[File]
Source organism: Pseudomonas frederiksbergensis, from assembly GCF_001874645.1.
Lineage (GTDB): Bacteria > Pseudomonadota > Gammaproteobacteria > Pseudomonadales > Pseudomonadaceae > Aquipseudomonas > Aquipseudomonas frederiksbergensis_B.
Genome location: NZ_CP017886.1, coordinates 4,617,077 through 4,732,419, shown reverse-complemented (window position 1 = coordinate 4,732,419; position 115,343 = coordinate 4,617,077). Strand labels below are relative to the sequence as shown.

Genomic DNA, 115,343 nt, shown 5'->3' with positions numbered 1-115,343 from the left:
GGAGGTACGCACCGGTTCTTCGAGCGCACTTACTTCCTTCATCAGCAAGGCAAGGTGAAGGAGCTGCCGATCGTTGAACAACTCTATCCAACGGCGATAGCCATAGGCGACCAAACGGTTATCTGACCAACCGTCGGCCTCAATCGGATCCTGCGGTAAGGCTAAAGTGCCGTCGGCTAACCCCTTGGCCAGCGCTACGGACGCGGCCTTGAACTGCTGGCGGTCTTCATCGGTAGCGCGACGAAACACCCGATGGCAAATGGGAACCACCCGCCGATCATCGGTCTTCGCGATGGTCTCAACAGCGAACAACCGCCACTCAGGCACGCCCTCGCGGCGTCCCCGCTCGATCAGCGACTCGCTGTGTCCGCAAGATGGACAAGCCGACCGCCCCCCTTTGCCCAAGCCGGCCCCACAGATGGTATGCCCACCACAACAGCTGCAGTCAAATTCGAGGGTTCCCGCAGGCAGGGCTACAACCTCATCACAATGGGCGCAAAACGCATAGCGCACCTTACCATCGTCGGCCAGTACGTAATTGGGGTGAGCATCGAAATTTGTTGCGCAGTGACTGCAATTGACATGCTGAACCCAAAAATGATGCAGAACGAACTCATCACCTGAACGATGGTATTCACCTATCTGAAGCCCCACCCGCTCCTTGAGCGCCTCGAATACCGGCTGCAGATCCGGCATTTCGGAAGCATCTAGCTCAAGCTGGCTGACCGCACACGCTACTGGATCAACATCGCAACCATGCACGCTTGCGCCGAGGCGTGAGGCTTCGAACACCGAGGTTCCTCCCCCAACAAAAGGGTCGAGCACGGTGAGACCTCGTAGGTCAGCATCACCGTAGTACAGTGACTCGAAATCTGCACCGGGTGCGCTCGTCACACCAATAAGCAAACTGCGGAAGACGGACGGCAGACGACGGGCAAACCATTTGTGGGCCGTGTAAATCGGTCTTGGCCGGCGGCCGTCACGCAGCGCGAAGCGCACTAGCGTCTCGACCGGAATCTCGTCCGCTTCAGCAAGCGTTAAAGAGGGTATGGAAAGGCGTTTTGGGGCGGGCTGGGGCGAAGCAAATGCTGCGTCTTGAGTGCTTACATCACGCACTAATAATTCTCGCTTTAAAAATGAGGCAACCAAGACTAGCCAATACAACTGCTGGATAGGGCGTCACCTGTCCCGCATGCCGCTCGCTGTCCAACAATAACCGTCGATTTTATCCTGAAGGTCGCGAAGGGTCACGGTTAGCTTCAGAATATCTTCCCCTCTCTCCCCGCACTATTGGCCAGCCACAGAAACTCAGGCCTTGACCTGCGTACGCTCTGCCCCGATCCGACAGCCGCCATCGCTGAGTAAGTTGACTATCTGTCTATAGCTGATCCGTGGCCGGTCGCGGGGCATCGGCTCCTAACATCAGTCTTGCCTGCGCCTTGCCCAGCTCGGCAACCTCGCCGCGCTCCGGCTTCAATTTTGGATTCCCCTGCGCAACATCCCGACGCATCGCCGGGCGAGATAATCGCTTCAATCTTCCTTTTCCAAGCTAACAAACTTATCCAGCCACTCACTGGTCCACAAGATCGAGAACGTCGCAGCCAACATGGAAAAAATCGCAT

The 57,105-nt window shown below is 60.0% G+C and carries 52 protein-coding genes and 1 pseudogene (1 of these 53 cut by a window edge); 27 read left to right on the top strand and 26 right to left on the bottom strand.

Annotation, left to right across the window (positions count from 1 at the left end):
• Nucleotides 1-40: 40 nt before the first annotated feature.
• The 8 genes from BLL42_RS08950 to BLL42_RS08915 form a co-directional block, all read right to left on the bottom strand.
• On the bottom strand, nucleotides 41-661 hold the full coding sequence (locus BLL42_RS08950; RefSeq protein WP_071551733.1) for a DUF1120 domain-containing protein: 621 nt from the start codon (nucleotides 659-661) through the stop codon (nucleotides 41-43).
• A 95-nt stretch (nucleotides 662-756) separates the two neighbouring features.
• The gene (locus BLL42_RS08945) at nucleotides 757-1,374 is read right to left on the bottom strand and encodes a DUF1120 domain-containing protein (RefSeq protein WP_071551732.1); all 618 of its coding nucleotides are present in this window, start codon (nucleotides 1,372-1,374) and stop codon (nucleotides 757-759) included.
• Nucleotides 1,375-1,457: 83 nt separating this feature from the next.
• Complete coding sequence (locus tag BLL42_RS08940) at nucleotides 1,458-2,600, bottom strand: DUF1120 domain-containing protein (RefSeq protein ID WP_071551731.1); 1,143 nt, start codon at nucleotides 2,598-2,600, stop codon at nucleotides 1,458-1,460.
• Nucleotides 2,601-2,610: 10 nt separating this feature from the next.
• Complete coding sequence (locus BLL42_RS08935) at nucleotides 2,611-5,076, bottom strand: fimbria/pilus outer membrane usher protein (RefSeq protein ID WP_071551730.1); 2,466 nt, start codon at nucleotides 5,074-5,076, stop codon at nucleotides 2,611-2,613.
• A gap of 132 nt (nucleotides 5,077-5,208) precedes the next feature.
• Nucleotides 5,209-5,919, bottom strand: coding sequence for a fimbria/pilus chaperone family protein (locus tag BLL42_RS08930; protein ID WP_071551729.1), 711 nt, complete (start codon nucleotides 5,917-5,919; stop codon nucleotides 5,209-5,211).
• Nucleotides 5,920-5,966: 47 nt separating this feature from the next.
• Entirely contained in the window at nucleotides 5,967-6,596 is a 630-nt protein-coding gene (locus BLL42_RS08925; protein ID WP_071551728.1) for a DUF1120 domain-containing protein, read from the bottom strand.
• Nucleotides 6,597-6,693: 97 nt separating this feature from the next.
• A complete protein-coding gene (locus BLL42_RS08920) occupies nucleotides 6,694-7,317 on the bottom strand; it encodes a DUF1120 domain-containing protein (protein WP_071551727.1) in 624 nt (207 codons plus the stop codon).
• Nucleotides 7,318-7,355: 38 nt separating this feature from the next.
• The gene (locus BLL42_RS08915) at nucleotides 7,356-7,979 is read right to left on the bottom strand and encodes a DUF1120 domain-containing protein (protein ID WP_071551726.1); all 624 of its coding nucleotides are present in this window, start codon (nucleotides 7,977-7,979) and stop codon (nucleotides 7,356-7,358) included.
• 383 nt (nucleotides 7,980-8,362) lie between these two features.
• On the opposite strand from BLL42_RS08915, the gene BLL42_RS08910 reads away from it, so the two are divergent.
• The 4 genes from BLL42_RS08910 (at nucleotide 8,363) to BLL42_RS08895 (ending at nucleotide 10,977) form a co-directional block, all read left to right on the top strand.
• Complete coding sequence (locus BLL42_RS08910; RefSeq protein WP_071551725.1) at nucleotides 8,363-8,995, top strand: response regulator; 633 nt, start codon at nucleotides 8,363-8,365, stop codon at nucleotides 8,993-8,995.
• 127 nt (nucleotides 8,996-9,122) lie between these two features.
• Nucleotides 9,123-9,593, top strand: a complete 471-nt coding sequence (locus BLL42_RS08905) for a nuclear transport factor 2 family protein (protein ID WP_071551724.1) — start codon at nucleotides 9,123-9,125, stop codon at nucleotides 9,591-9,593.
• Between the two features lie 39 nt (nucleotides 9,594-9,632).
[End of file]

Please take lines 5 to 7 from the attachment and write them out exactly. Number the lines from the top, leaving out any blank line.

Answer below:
GGAGGTACGCACCGGTTCTTCGAGCGCACTTACTTCCTTCATCAGCAAGGCAAGGTGAAGGAGCTGCCGATCGTTGAACAACTCTATCCAACGGCGATAGCCATAGGCGACCAAACGGTTATCTGACCAACCGTCGGCCTCAATCGGATCCTGCGGTAAGGCTAAAGTGCCGTCGGCTAACCCCTTGGCCAGCGCTACGGACGCGGCCTTGAACTGCTGGCGGTCTTCATCGGTAGCGCGACGAAACACCCGATGGCAAATGGGAACCACCCGCCGATCATCGGTCTTCGCGATGGTCTCAACAGCGAACAACCGCCACTCAGGCACGCCCTCGCGGCGTCCCCGCTCGATCAGCGACTCGCTGTGTCCGCAAGATGGACAAGCCGACCGCCCCCCTTTGCCCAAGCCGGCCCCACAGATGGTATGCCCACCACAACAGCTGCAGTCAAATTCGAGGGTTCCCGCAGGCAGGGCTACAACCTCATCACAATGGGCGCAAAACGCATAGCGCACCTTACCATCGTCGGCCAGTACGTAATTGGGGTGAGCATCGAAATTTGTTGCGCAGTGACTGCAATTGACATGCTGAACCCAAAAATGATGCAGAACGAACTCATCACCTGAACGATGGTATTCACCTATCTGAAGCCCCACCCGCTCCTTGAGCGCCTCGAATACCGGCTGCAGATCCGGCATTTCGGAAGCATCTAGCTCAAGCTGGCTGACCGCACACGCTACTGGATCAACATCGCAACCATGCACGCTTGCGCCGAGGCGTGAGGCTTCGAACACCGAGGTTCCTCCCCCAACAAAAGGGTCGAGCACGGTGAGACCTCGTAGGTCAGCATCACCGTAGTACAGTGACTCGAAATCTGCACCGGGTGCGCTCGTCACACCAATAAGCAAACTGCGGAAGACGGACGGCAGACGACGGGCAAACCATTTGTGGGCCGTGTAAATCGGTCTTGGCCGGCGGCCGTCACGCAGCGCGAAGCGCACTAGCGTCTCGACCGGAATCTCGTCCGCTTCAGCAAGCGTTAAAGAGGGTATGGAAAGGCGTTTTGGGGCGGGCTGGGGCGAAGCAAATGCTGCGTCTTGAGTGCTTACATCACGCACTAATAATTCTCGCTTTAAAAATGAGGCAACCAAGACTAGCCAATACAACTGCTGGATAGGGCGTCACCTGTCCCGCATGCCGCTCGCTGTCCAACAATAACCGTCGATTTTATCCTGAAGGTCGCGAAGGGTCACGGTTAGCTTCAGAATATCTTCCCCTCTCTCCCCGCACTATTGGCCAGCCACAGAAACTCAGGCCTTGACCTGCGTACGCTCTGCCCCGATCCGACAGCCGCCATCGCTGAGTAAGTTGACTATCTGTCTATAGCTGATCCGTGGCCGGTCGCGGGGCATCGGCTCCTAACATCAGTCTTGCCTGCGCCTTGCCCAGCTCGGCAACCTCGCCGCGCTCCGGCTTCAATTTTGGATTCCCCTGCGCAACATCCCGACGCATCGCCGGGCGAGATAATCGCTTCAATCTTCCTTTTCCAAGCTAACAAACTTATCCAGCCACTCACTGGTCCACAAGATCGAGAACGTCGCAGCCAACATGGAAAAAATCGCAT

The 57,105-nt window shown below is 60.0% G+C and carries 52 protein-coding genes and 1 pseudogene (1 of these 53 cut by a window edge); 27 read left to right on the top strand and 26 right to left on the bottom strand.

Annotation, left to right across the window (positions count from 1 at the left end):